Hard as it may be to believe, those little paper cups that you drink water from have only been around for a hundred years. Prior to the invention of the paper cup, often known by the most famous brand name Dixie Cup, people who wanted a drink of water from an establishment drank from something called a sipper. A sipper was an object similar to one of those tins in which chewing tobacco is sold today. It was very small and could held be held in the hand. The problem was that these sippers were rarely, if ever, washed sterilized in between use. In other words, the sipper that your grandparent or great-grandparent might have drunk water from could have been used ten minutes earlier by someone with TB or the flu. At that time the scientific knowledge of how diseases were passed from one person to the next was still in its infancy and it wasn’t fully understood or believed that merely drinking water from the same sipper could be a contributor to epidemics.
A doctor named Samuel Crumbine led a crusade against the sippers because he knew better, but the general public refused to believe that diseases could be passed along simply from sharing sippers or glasses or goblets. At the same time an inventor named Hugh Moore was hoping to make a killing by creating a new product from which people could buy water and drink from them using disposable paper cups. The invention was the object that contained the water; the cups were merely a cheap means by which to transport water to the lips. Moore’s invention looked similar to an old-fashioned office water cooler, but few people were prepared to pay a penny simply for a drink of water when they could get one for few inside a bar or restaurant of drug store using the tin sipper. Dr. Crumbine saw magic where Moore saw just a tangential element. It was the paper cup that was the real money-maker. Crumbine continued on his crusade to raise awareness about the dangers of drinking from sippers, and the twain met in the form of one person of means who believed Crumbine hook, line and sinker.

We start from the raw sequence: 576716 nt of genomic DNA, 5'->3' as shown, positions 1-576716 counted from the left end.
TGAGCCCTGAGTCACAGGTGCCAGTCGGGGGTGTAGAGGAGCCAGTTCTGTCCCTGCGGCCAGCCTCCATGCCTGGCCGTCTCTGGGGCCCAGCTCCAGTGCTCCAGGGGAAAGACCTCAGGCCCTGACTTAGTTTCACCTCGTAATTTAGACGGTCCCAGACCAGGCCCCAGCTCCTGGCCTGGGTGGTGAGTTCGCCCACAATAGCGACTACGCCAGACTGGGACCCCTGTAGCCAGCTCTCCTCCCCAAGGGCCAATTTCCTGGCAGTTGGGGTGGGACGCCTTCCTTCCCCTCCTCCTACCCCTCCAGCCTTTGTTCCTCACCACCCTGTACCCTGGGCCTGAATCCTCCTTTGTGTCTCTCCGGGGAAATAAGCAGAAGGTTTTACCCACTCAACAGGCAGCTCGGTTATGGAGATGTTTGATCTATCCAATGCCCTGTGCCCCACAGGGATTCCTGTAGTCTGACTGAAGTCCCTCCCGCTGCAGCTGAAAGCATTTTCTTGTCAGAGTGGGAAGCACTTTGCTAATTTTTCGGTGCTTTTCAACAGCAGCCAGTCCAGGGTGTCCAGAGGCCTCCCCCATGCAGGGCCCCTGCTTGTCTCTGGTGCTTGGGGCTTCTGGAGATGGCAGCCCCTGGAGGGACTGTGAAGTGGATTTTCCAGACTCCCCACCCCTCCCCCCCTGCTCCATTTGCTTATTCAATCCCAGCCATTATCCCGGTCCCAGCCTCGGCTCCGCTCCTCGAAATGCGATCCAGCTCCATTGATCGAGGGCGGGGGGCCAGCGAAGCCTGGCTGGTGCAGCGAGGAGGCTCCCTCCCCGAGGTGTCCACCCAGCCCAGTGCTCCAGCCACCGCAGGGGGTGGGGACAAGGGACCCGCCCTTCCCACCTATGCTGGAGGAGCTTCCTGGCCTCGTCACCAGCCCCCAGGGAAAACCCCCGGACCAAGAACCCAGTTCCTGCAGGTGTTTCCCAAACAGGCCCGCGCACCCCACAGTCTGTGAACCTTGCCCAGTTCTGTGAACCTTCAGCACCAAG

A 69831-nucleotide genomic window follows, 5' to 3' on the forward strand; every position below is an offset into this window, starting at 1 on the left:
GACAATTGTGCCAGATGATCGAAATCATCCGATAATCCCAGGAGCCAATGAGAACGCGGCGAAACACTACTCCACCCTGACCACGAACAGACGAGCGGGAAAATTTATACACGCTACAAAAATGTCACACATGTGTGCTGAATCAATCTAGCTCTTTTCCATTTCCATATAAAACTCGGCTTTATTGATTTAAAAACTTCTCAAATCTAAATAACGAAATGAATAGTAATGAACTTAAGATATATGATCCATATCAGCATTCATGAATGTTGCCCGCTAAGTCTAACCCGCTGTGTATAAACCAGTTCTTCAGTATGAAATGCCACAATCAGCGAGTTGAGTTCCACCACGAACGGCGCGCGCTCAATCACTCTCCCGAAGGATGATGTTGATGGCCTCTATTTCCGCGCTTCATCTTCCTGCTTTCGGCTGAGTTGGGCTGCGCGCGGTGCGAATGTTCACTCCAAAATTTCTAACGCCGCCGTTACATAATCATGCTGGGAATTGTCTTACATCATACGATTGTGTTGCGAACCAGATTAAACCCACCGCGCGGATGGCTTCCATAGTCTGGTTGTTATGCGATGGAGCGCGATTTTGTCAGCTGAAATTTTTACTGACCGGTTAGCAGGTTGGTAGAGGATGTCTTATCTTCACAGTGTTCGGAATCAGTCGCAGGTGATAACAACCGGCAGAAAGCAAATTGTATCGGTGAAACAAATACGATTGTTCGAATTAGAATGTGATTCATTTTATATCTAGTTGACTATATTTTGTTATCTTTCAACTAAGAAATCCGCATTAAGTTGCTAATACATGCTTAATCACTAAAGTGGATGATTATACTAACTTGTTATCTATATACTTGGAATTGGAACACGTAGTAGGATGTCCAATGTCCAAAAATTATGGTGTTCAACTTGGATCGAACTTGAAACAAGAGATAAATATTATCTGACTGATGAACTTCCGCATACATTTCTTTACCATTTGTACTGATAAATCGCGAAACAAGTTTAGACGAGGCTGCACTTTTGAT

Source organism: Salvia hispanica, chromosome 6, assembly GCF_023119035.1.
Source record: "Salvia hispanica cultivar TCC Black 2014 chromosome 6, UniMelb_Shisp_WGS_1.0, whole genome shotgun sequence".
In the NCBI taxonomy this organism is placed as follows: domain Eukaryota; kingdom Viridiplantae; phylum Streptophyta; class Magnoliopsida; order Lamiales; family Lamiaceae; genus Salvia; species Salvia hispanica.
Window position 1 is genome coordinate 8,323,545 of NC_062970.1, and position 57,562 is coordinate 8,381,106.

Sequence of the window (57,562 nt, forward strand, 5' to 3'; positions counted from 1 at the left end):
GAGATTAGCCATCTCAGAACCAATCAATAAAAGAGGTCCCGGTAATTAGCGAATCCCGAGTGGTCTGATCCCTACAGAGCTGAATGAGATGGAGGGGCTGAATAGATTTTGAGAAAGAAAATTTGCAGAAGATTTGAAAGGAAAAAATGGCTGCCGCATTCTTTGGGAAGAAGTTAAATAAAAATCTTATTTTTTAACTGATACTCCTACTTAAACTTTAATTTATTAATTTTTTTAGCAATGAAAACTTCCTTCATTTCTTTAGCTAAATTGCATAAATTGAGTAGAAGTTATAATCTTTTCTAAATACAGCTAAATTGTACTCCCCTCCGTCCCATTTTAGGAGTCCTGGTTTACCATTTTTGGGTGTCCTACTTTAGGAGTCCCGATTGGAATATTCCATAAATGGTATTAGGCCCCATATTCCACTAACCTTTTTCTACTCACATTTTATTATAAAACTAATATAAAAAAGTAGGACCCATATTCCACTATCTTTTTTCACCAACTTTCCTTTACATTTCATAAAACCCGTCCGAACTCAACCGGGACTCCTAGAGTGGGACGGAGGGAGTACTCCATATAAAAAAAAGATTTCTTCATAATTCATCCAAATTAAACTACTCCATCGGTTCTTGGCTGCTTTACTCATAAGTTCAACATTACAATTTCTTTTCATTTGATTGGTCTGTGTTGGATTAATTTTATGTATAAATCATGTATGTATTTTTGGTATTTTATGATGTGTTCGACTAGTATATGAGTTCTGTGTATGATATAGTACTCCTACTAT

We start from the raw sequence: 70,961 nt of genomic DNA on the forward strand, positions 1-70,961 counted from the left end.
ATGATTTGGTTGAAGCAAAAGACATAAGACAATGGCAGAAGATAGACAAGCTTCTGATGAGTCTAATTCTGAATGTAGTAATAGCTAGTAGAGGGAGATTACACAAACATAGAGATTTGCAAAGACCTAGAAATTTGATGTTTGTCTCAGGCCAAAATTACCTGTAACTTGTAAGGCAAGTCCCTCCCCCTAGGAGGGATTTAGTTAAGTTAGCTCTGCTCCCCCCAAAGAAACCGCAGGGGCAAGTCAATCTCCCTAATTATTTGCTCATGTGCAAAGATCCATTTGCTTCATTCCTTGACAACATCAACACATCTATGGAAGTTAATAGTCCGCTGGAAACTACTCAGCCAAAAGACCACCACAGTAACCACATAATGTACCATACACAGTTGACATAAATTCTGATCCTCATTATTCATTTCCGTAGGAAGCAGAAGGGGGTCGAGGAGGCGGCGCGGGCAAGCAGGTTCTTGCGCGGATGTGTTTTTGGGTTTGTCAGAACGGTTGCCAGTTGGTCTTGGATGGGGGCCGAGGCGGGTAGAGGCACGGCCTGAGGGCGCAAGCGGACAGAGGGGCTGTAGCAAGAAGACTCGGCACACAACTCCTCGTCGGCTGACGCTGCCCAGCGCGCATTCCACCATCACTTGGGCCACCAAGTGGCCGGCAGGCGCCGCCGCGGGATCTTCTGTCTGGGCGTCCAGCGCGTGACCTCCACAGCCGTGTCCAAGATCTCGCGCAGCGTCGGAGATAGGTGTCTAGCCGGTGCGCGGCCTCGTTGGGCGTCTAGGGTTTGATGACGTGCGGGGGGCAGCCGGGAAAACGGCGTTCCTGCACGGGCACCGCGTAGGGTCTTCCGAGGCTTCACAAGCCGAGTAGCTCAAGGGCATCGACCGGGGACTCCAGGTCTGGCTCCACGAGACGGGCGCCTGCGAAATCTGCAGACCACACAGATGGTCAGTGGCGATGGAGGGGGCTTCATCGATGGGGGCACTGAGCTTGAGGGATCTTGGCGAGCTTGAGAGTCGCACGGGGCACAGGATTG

A wealthy New York banker who was also a hypochondriac decided to back Moore’s paper cup invention and invested $20,000 in the business. Soon enough the American Water Supply Company of New England was transformed into the Public Cup Vendor Company. It was also a case of the greatest timing in the world. The very same year Kansas politicians became the first in the state to ban the tin sipper up a scientific finding that diseases like tuberculosis were found to pass from one person partaking of the sipper to the next. Even better were the publications of a series of reports showing that under a microscope were discovered an extraordinary number of bacteria and germs swimming around on the bottom surface of those tin sipper. As it became more and more obvious that drinking from tin sippers was not only unsanitary, but also quite dangerous, more companies began buying Moore’s paper cups. Soon enough paper cups became a mainstay in schools, office buildings and on passenger trains.